Monday, December 28

Online Campaign Managers

 I have found myself crawling into an online campaign manager and am surprised how it has captured me completely, enthusiastically as the new way to chronicle my campaigns. If you would have asked me would I use a digital record for campaigns let alone think it could be used in session I would have said no. I would wax on how the physical journals with homespun maps and weird characters was all part of the creative process, blah, blah, blah. The fall was swift and rapid. I was looking for a way out of my three ring binders, that is for sure. But my quest had only progressed as far as trying different types of notebooks and drawing pads. Part of the quick commitment came from my noodling with Roll20. I hated it. I could not see how it was going to help me run the game I want to. So, when I started banging away on my new kanka account writing up session notes from the latest run I went fuuuuuuck. I am going to throw out a bunch of old thinking.

Specifically, being unwilling to see the benefit of online tools for my online games. Because I was not getting any with virtual tabletops. What I like about the campaign organizer, the campaign wiki I think it is called, I don’t have to search through a three-ring binder to find shit. Cause it piles up and the binder gets thick and becomes horribly inefficient in session. This is the virtual note board of interlocking world-building pieces and I’ve so far found a spot for everything. Cutting and pasting in stats and details from PDF content makes these things at my fingertips. Only redundant task I have found slightly wearisome is attaching pictures to entries, but I can not do it because the return on investment, the visual payoff is high.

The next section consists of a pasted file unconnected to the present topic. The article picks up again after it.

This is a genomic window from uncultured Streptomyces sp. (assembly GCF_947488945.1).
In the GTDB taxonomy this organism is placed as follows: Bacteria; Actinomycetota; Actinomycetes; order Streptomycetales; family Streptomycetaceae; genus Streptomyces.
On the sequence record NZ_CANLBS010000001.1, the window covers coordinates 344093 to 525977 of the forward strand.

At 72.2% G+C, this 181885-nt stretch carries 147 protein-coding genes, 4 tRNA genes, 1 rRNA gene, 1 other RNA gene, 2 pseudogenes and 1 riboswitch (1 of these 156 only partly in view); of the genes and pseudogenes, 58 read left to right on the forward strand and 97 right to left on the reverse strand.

So, I get all the things in the wiki set for the current session coming up and take a look. Start at the Dashboard and drill down into the data I am going to want in game. I like how it works. I see myself running a session from its screen. I think it is going to give me a bit more focus on the situation at hand and roleplay more before a calling of the die.